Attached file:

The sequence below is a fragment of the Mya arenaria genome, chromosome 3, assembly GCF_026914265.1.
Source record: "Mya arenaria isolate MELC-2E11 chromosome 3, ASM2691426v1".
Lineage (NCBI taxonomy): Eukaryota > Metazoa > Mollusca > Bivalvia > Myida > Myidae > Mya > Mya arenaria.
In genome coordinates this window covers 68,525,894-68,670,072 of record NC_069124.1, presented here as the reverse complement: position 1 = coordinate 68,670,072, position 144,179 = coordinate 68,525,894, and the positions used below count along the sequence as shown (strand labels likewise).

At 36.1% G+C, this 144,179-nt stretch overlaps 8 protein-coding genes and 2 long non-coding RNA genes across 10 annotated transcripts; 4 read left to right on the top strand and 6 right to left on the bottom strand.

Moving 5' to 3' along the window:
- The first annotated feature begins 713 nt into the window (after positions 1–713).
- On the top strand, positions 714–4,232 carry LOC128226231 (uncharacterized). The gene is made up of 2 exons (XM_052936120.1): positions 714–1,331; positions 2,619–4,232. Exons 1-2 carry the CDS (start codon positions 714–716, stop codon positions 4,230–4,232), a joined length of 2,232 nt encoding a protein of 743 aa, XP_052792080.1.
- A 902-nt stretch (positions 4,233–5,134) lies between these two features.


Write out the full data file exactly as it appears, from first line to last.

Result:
The sequence below is a fragment of the Mya arenaria genome, chromosome 3, assembly GCF_026914265.1.
Source record: "Mya arenaria isolate MELC-2E11 chromosome 3, ASM2691426v1".
Lineage (NCBI taxonomy): Eukaryota > Metazoa > Mollusca > Bivalvia > Myida > Myidae > Mya > Mya arenaria.
In genome coordinates this window covers 68,525,894-68,670,072 of record NC_069124.1, presented here as the reverse complement: position 1 = coordinate 68,670,072, position 144,179 = coordinate 68,525,894, and the positions used below count along the sequence as shown (strand labels likewise).

At 36.1% G+C, this 144,179-nt stretch overlaps 8 protein-coding genes and 2 long non-coding RNA genes across 10 annotated transcripts; 4 read left to right on the top strand and 6 right to left on the bottom strand.

Moving 5' to 3' along the window:
- The first annotated feature begins 713 nt into the window (after positions 1–713).
- On the top strand, positions 714–4,232 carry LOC128226231 (uncharacterized). The gene is made up of 2 exons (XM_052936120.1): positions 714–1,331; positions 2,619–4,232. Exons 1-2 carry the CDS (start codon positions 714–716, stop codon positions 4,230–4,232), a joined length of 2,232 nt encoding a protein of 743 aa, XP_052792080.1.
- A 902-nt stretch (positions 4,233–5,134) lies between these two features.